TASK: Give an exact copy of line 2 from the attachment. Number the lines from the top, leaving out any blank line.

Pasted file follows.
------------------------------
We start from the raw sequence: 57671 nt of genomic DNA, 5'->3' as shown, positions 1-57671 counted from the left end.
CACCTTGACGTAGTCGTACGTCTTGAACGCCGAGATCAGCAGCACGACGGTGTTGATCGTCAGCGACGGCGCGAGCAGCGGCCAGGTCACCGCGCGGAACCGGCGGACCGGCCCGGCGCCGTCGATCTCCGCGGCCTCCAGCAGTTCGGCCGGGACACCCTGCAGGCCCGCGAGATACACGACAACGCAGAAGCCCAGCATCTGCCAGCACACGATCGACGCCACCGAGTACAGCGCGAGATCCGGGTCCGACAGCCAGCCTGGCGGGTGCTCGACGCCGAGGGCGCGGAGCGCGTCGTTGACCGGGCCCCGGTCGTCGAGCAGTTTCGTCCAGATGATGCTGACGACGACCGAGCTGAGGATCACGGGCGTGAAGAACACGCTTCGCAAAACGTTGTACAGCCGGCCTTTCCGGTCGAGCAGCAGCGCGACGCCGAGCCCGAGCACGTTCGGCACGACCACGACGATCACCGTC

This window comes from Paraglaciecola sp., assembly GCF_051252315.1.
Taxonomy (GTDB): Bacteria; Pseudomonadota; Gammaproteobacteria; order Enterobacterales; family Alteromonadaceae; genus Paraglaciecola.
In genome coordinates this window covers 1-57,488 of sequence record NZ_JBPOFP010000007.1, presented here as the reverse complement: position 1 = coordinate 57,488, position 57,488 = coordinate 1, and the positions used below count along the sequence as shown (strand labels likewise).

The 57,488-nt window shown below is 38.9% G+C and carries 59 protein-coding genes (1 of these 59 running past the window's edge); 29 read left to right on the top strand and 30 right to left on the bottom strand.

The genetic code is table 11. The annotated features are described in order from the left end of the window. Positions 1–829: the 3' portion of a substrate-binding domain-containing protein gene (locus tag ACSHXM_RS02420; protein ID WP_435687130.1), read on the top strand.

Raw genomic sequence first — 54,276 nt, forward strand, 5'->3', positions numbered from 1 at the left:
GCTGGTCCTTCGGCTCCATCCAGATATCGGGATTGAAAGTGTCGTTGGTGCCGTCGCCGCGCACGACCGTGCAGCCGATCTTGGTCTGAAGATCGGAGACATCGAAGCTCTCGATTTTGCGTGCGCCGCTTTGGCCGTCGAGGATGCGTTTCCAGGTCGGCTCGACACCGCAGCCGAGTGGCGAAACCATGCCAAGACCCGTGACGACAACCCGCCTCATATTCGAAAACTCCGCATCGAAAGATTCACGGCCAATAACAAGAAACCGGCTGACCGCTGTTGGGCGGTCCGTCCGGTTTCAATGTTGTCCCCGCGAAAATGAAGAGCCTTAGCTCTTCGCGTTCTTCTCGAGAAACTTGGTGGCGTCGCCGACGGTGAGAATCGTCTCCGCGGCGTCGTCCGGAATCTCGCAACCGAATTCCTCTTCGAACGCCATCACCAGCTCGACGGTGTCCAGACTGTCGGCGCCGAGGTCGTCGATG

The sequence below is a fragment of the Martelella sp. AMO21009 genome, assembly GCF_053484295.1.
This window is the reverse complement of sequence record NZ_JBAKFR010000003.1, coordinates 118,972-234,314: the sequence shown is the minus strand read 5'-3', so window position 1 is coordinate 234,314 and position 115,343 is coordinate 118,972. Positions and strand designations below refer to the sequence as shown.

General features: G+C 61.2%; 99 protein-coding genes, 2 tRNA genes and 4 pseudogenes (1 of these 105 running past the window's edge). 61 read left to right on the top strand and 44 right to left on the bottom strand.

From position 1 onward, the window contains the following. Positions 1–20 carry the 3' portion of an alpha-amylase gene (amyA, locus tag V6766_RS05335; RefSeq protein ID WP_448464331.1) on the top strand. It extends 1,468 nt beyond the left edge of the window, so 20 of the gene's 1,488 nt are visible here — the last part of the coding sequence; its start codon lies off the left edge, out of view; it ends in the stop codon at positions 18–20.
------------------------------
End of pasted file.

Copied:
CACCTTGACGTAGTCGTACGTCTTGAACGCCGAGATCAGCAGCACGACGGTGTTGATCGTCAGCGACGGCGCGAGCAGCGGCCAGGTCACCGCGCGGAACCGGCGGACCGGCCCGGCGCCGTCGATCTCCGCGGCCTCCAGCAGTTCGGCCGGGACACCCTGCAGGCCCGCGAGATACACGACAACGCAGAAGCCCAGCATCTGCCAGCACACGATCGACGCCACCGAGTACAGCGCGAGATCCGGGTCCGACAGCCAGCCTGGCGGGTGCTCGACGCCGAGGGCGCGGAGCGCGTCGTTGACCGGGCCCCGGTCGTCGAGCAGTTTCGTCCAGATGATGCTGACGACGACCGAGCTGAGGATCACGGGCGTGAAGAACACGCTTCGCAAAACGTTGTACAGCCGGCCTTTCCGGTCGAGCAGCAGCGCGACGCCGAGCCCGAGCACGTTCGGCACGACCACGACGATCACCGTC